THERE have been several reports recently on the use of fusidate sodium in the treatment of infections caused by Staphylococcus aureus.1 One of the most difficult problems in the evaluation of any new antimicrobial agent is to find suitable situations in which to assess the efficacy of the drug. The optimal situation is one in which the only active therapy is the agent under study. Bacteremia (endocarditis) and pneumonia are two disease states which lend themselves readily for clinical testing of drugs. Most chemotherapeutic agents (with the exception of some specifically for the urinary tract or skin) have been accepted or rejected on their ability to cure or improve these infections. In the therapy of surgical microbial diseases, clinical evaluation of efficacy is much more complex. The majority of the cases represent a localization of purulent material some place in the body. In these situations incision and drainage of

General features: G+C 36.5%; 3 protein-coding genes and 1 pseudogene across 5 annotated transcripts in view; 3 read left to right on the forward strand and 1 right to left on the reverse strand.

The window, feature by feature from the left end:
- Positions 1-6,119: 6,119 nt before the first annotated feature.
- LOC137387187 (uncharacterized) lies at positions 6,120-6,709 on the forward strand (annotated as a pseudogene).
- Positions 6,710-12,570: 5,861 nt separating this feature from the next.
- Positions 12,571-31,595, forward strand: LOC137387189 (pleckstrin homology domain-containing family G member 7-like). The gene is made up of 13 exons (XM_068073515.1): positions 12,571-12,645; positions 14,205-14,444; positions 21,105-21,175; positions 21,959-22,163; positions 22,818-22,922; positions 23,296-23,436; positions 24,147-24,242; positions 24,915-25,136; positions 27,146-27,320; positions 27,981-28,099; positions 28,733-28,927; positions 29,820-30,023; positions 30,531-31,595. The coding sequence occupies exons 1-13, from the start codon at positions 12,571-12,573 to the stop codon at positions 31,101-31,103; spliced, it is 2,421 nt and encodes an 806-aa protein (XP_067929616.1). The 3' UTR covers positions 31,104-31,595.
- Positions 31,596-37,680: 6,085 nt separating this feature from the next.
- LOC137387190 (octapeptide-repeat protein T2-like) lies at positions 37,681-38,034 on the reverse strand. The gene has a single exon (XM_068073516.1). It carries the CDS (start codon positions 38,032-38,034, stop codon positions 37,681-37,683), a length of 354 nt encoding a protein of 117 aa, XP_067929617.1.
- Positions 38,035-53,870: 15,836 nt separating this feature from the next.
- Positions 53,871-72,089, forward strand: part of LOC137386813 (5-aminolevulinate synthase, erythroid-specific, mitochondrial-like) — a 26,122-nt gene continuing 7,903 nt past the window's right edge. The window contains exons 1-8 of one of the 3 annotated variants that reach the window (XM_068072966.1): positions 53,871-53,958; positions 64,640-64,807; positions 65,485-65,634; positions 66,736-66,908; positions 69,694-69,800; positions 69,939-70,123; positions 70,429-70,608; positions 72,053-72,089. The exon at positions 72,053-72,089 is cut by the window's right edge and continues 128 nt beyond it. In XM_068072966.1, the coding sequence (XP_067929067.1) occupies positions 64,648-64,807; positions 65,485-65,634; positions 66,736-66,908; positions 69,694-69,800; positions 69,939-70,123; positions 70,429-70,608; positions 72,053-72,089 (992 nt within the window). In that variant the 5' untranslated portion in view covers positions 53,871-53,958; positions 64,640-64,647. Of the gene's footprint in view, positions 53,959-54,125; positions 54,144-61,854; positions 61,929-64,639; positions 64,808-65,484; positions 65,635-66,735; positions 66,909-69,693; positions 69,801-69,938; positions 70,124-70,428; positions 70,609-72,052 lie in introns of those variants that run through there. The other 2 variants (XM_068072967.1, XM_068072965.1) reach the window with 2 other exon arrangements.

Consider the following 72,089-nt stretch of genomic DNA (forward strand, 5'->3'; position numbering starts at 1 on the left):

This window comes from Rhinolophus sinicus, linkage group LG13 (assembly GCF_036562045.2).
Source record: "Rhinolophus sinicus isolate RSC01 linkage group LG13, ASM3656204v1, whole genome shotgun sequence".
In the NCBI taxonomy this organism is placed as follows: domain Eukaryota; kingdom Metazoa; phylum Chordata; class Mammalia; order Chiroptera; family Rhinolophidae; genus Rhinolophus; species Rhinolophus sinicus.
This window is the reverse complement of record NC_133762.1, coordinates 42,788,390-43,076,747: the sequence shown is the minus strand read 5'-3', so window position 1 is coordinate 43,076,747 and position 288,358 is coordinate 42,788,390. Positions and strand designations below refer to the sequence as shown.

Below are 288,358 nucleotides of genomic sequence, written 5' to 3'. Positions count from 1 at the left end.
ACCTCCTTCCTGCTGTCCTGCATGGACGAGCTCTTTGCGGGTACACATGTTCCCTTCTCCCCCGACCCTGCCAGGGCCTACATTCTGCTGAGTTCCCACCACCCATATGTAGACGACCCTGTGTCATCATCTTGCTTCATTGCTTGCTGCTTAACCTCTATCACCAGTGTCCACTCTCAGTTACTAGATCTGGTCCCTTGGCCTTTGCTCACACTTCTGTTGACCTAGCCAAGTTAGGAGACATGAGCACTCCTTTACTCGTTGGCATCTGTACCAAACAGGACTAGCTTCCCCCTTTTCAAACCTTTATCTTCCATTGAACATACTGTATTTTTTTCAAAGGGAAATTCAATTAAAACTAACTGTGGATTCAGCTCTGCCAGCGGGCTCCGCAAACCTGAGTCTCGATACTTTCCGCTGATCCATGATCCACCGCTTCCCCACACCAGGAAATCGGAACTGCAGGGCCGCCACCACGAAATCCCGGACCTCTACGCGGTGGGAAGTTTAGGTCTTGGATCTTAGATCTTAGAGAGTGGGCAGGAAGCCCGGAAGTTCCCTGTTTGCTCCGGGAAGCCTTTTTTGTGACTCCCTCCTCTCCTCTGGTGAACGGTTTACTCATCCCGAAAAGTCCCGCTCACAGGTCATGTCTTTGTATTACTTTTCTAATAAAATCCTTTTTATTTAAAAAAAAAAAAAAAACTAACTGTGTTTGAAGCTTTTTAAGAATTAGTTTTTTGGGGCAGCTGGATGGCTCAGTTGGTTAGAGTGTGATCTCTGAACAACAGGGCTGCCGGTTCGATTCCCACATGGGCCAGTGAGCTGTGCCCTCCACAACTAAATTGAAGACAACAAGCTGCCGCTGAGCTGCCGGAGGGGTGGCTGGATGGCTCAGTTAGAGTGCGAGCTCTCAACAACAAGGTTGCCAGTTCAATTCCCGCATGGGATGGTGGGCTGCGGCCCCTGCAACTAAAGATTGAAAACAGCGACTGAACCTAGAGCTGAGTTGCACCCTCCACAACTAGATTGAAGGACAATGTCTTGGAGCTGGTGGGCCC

Dineen P. Fusidate Sodium in Treatment of Surgical Infections. Arch Surg. 1968;96(2):219–221. doi:10.1001/archsurg.1968.01330200057009
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